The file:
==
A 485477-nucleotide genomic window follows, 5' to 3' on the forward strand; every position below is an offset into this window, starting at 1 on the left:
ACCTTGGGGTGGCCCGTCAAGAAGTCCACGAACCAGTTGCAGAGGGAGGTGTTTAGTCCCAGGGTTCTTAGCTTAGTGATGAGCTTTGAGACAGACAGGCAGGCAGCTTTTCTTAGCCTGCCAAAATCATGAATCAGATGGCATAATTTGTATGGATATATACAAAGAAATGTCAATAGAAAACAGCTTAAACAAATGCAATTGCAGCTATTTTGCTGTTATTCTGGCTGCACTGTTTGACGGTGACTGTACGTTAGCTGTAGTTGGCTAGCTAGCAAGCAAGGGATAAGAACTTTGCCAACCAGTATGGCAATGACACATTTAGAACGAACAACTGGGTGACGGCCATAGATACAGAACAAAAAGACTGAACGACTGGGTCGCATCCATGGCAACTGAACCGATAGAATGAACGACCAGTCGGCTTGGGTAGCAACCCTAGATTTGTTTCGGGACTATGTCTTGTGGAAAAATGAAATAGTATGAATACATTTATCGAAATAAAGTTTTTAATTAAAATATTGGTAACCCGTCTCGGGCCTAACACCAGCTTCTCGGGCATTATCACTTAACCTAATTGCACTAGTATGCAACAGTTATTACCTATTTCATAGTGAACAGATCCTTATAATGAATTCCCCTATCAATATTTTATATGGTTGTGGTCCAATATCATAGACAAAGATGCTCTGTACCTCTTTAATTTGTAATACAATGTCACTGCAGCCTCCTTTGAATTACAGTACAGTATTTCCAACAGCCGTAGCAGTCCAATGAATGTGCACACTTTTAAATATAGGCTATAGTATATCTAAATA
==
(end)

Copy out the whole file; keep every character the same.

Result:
A 485477-nucleotide genomic window follows, 5' to 3' on the forward strand; every position below is an offset into this window, starting at 1 on the left:
ACCTTGGGGTGGCCCGTCAAGAAGTCCACGAACCAGTTGCAGAGGGAGGTGTTTAGTCCCAGGGTTCTTAGCTTAGTGATGAGCTTTGAGACAGACAGGCAGGCAGCTTTTCTTAGCCTGCCAAAATCATGAATCAGATGGCATAATTTGTATGGATATATACAAAGAAATGTCAATAGAAAACAGCTTAAACAAATGCAATTGCAGCTATTTTGCTGTTATTCTGGCTGCACTGTTTGACGGTGACTGTACGTTAGCTGTAGTTGGCTAGCTAGCAAGCAAGGGATAAGAACTTTGCCAACCAGTATGGCAATGACACATTTAGAACGAACAACTGGGTGACGGCCATAGATACAGAACAAAAAGACTGAACGACTGGGTCGCATCCATGGCAACTGAACCGATAGAATGAACGACCAGTCGGCTTGGGTAGCAACCCTAGATTTGTTTCGGGACTATGTCTTGTGGAAAAATGAAATAGTATGAATACATTTATCGAAATAAAGTTTTTAATTAAAATATTGGTAACCCGTCTCGGGCCTAACACCAGCTTCTCGGGCATTATCACTTAACCTAATTGCACTAGTATGCAACAGTTATTACCTATTTCATAGTGAACAGATCCTTATAATGAATTCCCCTATCAATATTTTATATGGTTGTGGTCCAATATCATAGACAAAGATGCTCTGTACCTCTTTAATTTGTAATACAATGTCACTGCAGCCTCCTTTGAATTACAGTACAGTATTTCCAACAGCCGTAGCAGTCCAATGAATGTGCACACTTTTAAATATAGGCTATAGTATATCTAAATA